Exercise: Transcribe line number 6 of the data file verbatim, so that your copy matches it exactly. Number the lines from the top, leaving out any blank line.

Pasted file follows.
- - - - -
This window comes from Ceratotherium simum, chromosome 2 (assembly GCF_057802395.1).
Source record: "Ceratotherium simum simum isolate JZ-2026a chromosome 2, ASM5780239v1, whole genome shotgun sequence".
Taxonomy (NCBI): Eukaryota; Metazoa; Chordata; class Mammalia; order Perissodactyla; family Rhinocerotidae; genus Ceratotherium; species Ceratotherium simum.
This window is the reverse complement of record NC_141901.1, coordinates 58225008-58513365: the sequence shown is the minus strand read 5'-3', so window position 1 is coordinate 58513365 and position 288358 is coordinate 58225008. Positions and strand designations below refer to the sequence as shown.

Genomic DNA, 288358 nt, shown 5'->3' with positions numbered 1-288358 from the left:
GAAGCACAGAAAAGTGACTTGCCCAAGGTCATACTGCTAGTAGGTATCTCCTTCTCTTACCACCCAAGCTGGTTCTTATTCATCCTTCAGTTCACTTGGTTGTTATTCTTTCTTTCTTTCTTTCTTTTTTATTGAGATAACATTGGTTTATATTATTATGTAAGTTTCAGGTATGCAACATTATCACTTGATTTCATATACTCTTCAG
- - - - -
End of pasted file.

GAAGCACAGAAAAGTGACTTGCCCAAGGTCATACTGCTAGTAGGTATCTCCTTCTCTTACCACCCAAGCTGGTTCTTATTCATCCTTCAGTTCACTTGGTTGTTATTCTTTCTTTCTTTCTTTCTTTTTTATTGAGATAACATTGGTTTATATTATTATGTAAGTTTCAGGTATGCAACATTATCACTTGATTTCATATACTCTTCAG